Core Considerations for a Successful Corporate Certification Program
Certification has grown in popularity recently because of its applicability to a wide scope of business and professional needs (Barksdale & Lund 1998). Because of this wide acceptance and varying organizational needs, certification is defined and interpreted in many different ways.
According to Barksdale and Lund (1998), certification in its most basic form is simply a test employees take to confirm a body of knowledge in a defined field. They go on to say that when viewed from a more rigorous standpoint, certification is a highly structured process that rewards, encourages, instructs, and confirms employees. They also note that customers are able to perform to a set of performance standards.
In Schule's (2009) analysis of healthcare certifications, he claims certification is a signal to the public that a person has attained a body of expert knowledge or a way to promote the knowledge, skills, and abilities revered by a specialty. He goes on to share that for a business, such as a hospital, certification programs are metrics used to improve employees' expertise and competency, and in turn elevate the organization.
According to Schule, when an organization first meets to explore the prospect of creating a certification program, an initial strategic decision is to agree upon an accepted definition of certification for the organization. He goes on to list several other strategic decisions that are needed when designing a successful corporate certification initiative.
The purpose of this review is to explore a limited scope of contemporary literature in order to identify some of the key core considerations that corporations and their experts have identified in the design of successful corporate certification programs.
This review will focus on decisions concerning certification assessment type and development (Coscarelli, Robins, Shrock, & Herbst 1998; Flynn 2002; "Interview: Tracey Flynn" n.d.), legal defensibility (Coscarelli et al. 1998; Mulkey & Naughton 2005; Schule 2009), and decision points that move a corporation to strategically invest in a certification and an assessment program (Barksdale & Lund 1998; Mulkey & Naughton 2005; "Interview: Tracey Flynn" n.d.).
Assessment Type and Development
According to Coscarelli, Robins, Shrock, and Herbst (1998), certification tests are the historical way for identifying and verifying competence. According to this group of experts, not only is a clear definition of certification needed but defined procedures for the application and deployment of criterion-referenced tests are also necessary.
According to Coscarelli et al., one of the major problems companies face when scoping certification efforts is the limited knowledge leaders have regarding methods of assessment development and those addressing different certification needs.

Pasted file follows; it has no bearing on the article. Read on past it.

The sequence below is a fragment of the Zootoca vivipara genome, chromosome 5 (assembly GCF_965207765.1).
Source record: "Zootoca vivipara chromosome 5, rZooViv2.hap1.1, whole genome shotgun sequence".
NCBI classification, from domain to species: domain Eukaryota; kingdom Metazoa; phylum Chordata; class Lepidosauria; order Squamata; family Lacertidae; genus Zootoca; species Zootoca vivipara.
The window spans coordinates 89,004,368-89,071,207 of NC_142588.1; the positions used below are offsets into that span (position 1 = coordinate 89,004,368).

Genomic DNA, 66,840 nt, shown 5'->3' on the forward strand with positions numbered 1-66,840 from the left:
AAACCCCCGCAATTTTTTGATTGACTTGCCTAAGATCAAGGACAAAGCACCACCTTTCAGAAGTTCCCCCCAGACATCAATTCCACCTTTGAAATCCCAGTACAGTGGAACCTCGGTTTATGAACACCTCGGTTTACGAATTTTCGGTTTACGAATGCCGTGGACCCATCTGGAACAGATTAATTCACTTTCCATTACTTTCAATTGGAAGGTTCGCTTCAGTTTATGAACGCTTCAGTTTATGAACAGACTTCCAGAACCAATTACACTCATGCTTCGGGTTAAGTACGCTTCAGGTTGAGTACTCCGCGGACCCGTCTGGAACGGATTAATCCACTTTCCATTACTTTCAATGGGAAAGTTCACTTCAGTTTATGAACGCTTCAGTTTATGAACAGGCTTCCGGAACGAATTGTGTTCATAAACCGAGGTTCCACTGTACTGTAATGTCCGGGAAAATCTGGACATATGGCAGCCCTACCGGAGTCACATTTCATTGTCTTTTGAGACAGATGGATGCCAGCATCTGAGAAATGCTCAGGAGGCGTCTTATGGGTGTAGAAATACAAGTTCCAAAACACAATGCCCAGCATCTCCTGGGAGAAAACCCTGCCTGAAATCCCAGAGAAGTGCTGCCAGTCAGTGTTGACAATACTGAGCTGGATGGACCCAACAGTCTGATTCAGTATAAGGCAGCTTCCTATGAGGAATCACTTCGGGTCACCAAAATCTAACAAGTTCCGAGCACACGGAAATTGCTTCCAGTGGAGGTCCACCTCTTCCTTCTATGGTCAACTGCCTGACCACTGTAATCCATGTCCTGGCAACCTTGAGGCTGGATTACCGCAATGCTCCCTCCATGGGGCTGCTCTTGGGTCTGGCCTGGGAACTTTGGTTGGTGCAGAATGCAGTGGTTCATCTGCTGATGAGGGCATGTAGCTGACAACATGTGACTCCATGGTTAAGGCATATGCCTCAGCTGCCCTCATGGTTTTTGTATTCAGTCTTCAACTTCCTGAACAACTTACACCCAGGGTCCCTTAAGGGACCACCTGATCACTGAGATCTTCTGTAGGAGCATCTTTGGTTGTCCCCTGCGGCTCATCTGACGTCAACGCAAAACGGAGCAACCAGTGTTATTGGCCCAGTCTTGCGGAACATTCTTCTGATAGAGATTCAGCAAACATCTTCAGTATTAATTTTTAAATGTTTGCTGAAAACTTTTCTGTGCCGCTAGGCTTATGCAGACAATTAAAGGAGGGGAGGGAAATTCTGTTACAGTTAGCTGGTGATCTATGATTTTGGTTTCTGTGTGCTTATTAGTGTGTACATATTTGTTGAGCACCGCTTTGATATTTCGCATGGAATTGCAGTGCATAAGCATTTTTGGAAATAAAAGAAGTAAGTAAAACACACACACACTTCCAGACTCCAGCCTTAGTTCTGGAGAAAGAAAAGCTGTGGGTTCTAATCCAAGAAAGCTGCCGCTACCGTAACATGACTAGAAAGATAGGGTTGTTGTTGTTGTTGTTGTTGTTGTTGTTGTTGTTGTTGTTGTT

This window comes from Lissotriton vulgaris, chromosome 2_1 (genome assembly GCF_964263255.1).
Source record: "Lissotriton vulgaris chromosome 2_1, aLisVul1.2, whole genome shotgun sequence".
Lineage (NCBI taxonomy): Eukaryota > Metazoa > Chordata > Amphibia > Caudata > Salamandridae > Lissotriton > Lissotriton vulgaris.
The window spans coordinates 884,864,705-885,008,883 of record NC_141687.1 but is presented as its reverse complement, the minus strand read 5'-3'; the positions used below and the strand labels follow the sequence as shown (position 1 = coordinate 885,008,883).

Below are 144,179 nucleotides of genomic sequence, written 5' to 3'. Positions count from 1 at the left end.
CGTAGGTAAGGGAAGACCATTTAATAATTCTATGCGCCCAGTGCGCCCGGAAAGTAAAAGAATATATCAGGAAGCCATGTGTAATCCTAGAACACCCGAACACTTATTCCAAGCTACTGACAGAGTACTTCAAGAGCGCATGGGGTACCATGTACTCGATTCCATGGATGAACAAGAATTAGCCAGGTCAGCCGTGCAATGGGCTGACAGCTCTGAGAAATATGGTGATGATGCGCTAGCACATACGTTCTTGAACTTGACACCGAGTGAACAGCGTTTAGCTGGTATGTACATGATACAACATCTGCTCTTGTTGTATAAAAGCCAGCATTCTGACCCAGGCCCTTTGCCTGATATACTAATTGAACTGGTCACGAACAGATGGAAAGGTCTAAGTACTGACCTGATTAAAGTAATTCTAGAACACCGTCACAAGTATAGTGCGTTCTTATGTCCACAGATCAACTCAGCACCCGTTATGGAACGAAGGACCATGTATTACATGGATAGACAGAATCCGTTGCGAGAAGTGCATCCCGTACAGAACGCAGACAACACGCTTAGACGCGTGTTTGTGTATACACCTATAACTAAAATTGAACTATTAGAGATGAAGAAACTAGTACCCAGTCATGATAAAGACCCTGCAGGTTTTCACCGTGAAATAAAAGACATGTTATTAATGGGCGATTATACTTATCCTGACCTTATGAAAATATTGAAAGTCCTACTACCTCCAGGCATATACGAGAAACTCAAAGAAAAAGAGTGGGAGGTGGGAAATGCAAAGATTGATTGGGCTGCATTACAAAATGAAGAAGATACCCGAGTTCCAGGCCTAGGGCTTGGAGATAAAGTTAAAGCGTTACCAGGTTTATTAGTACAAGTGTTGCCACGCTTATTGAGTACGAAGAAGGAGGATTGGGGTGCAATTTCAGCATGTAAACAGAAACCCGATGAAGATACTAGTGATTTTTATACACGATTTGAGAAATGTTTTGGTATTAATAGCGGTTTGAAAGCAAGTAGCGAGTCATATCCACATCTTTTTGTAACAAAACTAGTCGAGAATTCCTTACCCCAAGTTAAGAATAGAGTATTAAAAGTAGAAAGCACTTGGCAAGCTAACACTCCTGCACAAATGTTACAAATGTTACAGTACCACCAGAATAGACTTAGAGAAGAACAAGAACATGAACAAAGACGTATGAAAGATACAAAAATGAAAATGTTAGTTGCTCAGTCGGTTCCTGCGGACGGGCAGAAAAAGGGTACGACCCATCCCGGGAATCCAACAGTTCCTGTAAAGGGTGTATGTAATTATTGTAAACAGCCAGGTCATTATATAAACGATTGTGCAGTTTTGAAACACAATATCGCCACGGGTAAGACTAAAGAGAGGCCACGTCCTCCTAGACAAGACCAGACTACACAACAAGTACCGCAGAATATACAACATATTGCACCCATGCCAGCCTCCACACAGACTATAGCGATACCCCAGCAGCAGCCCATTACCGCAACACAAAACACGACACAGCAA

Their solution was the Certification Suite, a taxonomy based on Bloom's Taxonomy, which has four hierarchical certification levels and two quasi-certification levels. Each level of the suite addresses a type of assessment:
- Level A, the highest certification level, uses Real World certification assessments using Real World performance-based instruments and observations.
- Level B assessments for certification are high-fidelity simulations using instruments such as highend flight simulators.
- Level C assessments are scenario-based cognitive certification assessments.
- Level D assessments, which are the lowest level certification assessments, are memorization tests.
- Level E is the highest quasi-level certification and is based on attendance.
- Level F is the lowest quasi-level certification and is based on organizational affiliation.
According to Coscarelli et al., Levels A and B are used to prove competency on new equipment or software; Level D is for end-of training evaluation. This categorization frames the look and feel of the certification program.
Flynn (2002) takes this a step further and states that good certification programs develop assessments based on standards, provide well-thought-out and approved exam objectives, and are optimally performance-based. In her experience, certification programs that do not provide a test taker with exam objectives will fail.
Flynn has found that objectives provide a test taker with the study path for success. A sound certification assessment goes through a twelve-step development process. The first three steps are crucial to certification program success. They are identifying key work behaviors, defining exam objectives based on those work behaviors, and creating a test blueprint.
In an interview with GoCertify, Flynn ("Interview: Tracey Flynn" n.d.) says, "Everything boils down to the integrity of the exam." She goes on to say leaders must agree on the exam development model and agree that all steps are required for a legally defensible assessment.